HE SAYS: The guest list

Ah, the magic of weddings; just the bride, the groom and 600 of their closest friends and family…
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You might laugh, but it happens all the time—an intimate ceremony becomes a full on circus, minus the elephants (but possibly including acrobats).

It happens because nobody knows how to say no. You can’t bear to tell your fiancée that her “BFF” from primary school, who she hasn’t seen in 15 years, hasn’t really put the F in forever and maybe shouldn’t come. She doesn’t want to tell you that Robbo from the pub isn’t really that close a friend (and also smells a little).

Then there are your parents, who insist that Aunt Gladys from Goondiwindi and Uncle Tim from Toowoomba absolutely must come, even though they’ve never met you (let alone your soon-to-be-wife).

Now, if you don’t mind and would actually enjoy a wedding that approaches the scale of a music festival, you can stop reading now. But if you’re actively looking to cut down the number of guests, here are some tips.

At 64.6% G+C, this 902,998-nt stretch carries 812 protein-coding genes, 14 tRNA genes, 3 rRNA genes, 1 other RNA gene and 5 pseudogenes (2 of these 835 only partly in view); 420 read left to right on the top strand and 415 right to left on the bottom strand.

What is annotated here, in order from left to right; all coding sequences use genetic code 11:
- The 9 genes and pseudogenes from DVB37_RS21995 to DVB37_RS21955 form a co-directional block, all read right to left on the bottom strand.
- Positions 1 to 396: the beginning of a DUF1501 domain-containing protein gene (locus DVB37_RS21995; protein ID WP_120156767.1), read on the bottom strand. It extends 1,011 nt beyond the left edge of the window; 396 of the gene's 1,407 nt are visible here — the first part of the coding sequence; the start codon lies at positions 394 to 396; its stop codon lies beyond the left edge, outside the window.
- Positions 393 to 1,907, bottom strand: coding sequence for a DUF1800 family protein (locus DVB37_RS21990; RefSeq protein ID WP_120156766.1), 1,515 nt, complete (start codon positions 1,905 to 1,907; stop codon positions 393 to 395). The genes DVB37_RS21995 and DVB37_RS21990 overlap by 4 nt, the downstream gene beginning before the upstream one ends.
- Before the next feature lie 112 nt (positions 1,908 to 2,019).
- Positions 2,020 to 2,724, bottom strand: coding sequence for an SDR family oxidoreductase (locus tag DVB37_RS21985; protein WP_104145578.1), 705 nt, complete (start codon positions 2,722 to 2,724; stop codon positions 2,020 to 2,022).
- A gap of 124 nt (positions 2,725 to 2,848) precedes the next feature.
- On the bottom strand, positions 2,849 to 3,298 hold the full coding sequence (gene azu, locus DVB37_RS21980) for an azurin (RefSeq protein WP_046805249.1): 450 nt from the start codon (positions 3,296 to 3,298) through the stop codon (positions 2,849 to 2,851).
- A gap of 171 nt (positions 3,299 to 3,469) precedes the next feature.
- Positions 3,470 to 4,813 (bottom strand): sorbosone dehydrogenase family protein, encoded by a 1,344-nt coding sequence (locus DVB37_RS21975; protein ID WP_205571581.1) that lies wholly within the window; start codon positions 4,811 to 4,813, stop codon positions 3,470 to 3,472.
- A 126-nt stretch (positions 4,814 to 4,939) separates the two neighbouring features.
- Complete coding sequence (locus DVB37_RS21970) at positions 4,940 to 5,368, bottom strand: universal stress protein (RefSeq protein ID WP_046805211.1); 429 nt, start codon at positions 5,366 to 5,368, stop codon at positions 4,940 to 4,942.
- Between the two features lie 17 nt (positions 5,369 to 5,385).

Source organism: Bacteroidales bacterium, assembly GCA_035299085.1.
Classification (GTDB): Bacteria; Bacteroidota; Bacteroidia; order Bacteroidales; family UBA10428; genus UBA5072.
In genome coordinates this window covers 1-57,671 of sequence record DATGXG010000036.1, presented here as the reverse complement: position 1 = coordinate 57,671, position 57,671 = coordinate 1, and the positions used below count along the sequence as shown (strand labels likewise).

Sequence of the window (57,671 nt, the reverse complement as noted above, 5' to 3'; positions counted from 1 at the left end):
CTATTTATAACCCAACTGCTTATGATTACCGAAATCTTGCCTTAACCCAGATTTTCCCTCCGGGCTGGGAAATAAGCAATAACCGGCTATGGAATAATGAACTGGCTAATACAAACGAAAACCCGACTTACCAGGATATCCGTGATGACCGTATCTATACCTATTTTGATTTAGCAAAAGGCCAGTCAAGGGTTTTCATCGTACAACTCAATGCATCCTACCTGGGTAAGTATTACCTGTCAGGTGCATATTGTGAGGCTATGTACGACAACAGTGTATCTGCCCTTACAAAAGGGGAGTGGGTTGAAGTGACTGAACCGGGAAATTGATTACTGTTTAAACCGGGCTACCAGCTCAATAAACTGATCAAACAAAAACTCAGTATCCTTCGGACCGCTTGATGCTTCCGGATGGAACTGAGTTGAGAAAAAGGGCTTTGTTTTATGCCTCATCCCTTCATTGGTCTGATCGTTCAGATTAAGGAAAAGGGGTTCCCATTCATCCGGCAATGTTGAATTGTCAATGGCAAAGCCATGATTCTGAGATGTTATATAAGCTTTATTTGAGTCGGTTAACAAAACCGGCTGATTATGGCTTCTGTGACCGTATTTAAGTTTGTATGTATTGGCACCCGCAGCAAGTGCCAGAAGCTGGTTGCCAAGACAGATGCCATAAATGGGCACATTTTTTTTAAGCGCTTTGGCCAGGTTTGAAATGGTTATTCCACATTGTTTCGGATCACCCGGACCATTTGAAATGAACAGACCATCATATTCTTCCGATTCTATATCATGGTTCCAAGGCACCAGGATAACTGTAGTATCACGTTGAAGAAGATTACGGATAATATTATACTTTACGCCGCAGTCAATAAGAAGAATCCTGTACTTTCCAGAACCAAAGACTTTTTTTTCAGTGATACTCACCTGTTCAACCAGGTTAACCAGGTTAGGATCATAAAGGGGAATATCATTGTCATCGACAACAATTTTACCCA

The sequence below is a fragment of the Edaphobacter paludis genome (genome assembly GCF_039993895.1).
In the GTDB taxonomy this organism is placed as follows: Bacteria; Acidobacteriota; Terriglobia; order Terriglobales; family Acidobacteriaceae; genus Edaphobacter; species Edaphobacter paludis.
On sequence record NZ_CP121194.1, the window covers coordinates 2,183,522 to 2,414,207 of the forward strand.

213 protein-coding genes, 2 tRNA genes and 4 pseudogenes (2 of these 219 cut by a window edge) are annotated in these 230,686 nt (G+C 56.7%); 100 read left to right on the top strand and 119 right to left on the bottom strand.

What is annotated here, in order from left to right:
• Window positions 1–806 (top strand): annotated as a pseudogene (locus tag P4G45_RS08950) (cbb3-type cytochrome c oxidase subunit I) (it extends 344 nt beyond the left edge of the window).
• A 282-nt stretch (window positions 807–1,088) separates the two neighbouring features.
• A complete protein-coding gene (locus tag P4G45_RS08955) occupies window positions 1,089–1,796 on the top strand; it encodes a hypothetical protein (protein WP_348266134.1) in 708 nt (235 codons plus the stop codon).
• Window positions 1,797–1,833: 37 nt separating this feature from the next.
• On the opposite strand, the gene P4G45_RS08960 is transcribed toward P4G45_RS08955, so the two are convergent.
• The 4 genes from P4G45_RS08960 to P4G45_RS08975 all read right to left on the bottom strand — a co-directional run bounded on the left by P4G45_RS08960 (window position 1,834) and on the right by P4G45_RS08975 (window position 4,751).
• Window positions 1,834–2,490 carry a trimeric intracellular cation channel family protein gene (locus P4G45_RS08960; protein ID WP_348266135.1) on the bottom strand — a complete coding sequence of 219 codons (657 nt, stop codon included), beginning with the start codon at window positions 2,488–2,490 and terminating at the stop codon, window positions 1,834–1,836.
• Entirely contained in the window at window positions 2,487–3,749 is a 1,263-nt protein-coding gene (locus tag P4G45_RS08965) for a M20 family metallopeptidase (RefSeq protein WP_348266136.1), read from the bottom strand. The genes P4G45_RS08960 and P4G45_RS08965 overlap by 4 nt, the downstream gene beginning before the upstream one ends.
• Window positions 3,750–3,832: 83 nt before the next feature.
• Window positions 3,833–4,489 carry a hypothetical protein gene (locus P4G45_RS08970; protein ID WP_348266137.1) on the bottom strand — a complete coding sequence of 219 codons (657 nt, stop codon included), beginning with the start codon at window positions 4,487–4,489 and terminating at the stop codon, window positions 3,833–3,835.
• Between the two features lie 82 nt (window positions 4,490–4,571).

Obviously, you’re going to have to do this together and you’re both going to have to be brutal. Set up some rules. Anyone you haven’t seen for over a year (without a good reason) is off the list. Communicate clearly about who your must-haves are, and then cross out some of the fringe contenders. If necessary, do a trade off—cross off one potential guest from your list in return for your fiancée crossing one off.

Your parents’ concerns about inviting obscure relatives may need to be taken into account (especially if they’re paying for part of the nuptials), but try and talk them down from inviting those you’ve never even heard of.

And if all else fails, get married overseas. That’ll sort the wheat from the chaff.

Story by Alex McClintock

 
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